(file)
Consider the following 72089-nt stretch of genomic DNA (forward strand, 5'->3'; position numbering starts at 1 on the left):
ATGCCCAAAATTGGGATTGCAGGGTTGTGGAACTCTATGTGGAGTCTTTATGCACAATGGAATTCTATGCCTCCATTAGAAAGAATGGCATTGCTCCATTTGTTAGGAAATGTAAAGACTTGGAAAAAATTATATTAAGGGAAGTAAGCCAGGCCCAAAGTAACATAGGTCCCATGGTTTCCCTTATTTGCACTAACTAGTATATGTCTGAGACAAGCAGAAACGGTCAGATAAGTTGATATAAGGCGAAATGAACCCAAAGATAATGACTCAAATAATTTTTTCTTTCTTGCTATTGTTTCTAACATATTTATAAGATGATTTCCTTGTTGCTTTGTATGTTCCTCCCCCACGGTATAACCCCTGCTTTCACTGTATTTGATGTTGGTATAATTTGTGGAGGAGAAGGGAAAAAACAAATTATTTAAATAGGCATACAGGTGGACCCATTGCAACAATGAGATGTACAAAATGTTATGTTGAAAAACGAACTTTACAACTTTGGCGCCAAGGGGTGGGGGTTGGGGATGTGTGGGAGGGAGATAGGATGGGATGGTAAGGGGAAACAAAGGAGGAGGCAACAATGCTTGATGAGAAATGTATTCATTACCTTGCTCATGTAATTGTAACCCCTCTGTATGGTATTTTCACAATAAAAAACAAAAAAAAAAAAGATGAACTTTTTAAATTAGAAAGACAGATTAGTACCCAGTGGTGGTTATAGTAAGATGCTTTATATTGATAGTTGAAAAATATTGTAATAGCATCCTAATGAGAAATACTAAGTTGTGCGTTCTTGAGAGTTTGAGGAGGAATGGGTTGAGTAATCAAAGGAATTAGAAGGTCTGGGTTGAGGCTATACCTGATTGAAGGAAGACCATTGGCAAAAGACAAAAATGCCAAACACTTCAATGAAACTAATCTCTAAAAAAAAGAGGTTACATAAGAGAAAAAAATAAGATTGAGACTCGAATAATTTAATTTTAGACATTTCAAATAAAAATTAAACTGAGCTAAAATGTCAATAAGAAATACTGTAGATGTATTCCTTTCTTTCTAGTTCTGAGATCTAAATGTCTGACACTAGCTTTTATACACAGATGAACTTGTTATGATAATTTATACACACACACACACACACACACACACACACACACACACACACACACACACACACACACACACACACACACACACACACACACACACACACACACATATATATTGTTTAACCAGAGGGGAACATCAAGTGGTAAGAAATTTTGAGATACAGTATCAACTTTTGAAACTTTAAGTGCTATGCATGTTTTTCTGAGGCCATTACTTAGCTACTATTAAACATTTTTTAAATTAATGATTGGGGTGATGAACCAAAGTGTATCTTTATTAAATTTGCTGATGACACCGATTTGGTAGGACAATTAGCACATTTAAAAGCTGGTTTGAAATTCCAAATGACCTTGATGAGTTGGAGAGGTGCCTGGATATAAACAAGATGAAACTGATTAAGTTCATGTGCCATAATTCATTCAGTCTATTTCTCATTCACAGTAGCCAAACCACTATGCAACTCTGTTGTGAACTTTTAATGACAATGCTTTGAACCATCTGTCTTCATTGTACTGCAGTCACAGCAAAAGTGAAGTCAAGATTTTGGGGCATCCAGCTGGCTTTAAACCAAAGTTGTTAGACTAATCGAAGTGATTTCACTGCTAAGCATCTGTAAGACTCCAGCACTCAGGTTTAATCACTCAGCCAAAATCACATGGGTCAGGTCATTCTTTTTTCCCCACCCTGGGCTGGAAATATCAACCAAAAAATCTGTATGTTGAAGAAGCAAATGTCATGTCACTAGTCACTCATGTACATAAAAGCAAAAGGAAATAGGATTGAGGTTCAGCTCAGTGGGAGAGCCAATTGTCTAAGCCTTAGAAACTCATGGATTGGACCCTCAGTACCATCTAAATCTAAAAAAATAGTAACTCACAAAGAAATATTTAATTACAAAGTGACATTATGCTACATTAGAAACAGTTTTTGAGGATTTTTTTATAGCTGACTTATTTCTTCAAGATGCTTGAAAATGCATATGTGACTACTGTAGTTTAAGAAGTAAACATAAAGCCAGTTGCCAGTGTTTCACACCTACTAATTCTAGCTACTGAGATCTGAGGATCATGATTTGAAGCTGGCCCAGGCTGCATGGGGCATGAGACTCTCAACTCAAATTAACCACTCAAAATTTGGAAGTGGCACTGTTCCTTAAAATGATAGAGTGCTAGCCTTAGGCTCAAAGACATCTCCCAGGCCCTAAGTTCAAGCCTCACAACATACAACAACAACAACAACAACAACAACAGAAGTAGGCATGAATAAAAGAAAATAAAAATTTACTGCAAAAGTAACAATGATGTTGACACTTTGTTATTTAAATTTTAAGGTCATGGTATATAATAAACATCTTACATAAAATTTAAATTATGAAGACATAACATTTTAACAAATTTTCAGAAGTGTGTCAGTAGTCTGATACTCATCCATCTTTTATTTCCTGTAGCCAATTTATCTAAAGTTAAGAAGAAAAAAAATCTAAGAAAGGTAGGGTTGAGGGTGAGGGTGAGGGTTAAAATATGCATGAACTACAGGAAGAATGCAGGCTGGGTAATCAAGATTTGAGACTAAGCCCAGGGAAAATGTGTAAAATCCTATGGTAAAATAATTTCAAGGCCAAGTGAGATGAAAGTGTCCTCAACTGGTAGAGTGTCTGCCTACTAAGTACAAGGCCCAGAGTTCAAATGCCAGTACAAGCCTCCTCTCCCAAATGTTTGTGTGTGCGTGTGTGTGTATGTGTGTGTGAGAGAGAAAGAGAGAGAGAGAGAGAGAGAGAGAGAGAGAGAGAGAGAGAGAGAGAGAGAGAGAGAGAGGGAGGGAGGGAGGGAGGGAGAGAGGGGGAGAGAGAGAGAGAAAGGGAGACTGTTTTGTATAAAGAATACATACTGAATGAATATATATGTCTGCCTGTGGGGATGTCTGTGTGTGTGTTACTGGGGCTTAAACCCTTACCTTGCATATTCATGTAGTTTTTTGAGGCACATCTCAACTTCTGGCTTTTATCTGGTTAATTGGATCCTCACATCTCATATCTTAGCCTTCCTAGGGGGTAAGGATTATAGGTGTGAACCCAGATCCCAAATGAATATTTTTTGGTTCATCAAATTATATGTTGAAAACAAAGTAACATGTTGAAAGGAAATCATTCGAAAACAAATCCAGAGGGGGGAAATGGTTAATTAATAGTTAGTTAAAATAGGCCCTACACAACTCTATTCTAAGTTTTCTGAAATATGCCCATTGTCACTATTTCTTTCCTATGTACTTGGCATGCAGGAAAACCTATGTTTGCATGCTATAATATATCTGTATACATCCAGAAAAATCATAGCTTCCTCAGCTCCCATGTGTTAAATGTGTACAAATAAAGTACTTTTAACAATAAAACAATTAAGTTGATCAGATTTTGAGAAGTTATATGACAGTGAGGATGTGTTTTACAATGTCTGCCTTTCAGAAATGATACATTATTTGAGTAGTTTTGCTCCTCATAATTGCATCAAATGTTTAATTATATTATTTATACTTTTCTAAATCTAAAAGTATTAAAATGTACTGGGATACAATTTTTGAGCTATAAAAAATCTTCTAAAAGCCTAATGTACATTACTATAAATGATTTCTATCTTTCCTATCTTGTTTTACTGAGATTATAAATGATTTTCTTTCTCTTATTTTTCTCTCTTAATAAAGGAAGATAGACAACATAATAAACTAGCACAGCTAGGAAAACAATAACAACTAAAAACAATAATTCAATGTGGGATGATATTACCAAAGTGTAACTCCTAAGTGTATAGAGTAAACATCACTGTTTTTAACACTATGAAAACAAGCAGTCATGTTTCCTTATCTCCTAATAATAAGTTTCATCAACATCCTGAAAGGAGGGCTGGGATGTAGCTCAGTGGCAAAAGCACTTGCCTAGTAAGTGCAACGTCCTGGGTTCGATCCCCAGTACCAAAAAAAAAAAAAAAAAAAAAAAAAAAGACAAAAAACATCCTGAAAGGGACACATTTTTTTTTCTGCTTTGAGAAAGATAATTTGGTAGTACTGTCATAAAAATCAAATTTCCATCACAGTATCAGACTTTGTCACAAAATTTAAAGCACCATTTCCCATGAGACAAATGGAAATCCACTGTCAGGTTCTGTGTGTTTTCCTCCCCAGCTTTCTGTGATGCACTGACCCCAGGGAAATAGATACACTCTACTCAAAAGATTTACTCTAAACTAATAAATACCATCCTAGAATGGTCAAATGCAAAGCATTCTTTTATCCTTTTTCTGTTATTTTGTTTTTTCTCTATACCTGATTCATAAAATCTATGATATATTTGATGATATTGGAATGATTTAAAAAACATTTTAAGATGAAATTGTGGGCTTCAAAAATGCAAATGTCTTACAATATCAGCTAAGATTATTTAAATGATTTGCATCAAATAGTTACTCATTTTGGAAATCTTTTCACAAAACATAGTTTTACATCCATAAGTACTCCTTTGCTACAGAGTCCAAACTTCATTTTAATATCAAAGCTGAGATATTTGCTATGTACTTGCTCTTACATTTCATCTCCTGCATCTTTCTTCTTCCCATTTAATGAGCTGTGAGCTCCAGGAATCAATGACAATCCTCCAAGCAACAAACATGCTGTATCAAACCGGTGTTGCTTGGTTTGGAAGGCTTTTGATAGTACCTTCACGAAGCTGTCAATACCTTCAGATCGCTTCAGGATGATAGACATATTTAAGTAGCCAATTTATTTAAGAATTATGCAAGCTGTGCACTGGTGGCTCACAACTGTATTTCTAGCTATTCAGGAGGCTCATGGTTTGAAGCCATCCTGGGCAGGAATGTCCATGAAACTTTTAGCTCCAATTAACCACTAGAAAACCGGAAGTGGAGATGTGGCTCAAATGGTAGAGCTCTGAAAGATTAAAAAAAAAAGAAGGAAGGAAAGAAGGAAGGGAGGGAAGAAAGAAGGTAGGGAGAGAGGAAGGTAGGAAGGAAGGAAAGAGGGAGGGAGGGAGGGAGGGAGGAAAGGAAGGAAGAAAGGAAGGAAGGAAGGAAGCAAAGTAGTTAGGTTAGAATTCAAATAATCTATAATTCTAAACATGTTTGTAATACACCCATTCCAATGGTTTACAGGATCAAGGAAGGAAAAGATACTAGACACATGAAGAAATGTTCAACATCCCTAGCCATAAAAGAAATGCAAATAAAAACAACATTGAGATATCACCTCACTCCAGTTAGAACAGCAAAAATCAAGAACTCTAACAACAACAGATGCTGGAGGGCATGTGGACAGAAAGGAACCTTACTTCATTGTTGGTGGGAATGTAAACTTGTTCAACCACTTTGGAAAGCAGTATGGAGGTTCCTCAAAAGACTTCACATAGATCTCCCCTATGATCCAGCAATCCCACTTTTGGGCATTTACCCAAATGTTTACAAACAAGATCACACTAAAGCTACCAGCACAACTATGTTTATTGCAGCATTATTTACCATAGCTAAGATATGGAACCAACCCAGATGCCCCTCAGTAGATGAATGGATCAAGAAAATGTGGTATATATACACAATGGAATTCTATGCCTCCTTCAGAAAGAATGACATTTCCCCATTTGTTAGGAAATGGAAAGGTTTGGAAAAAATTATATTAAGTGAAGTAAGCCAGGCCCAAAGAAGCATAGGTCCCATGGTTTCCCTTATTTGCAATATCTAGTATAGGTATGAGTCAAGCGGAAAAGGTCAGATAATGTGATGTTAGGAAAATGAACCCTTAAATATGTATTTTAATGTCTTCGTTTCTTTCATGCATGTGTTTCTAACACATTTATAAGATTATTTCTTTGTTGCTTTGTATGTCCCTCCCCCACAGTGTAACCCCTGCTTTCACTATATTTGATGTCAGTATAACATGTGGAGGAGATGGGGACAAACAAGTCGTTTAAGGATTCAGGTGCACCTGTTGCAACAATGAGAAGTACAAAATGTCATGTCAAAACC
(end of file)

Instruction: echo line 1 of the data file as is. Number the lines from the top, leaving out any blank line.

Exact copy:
Consider the following 72089-nt stretch of genomic DNA (forward strand, 5'->3'; position numbering starts at 1 on the left):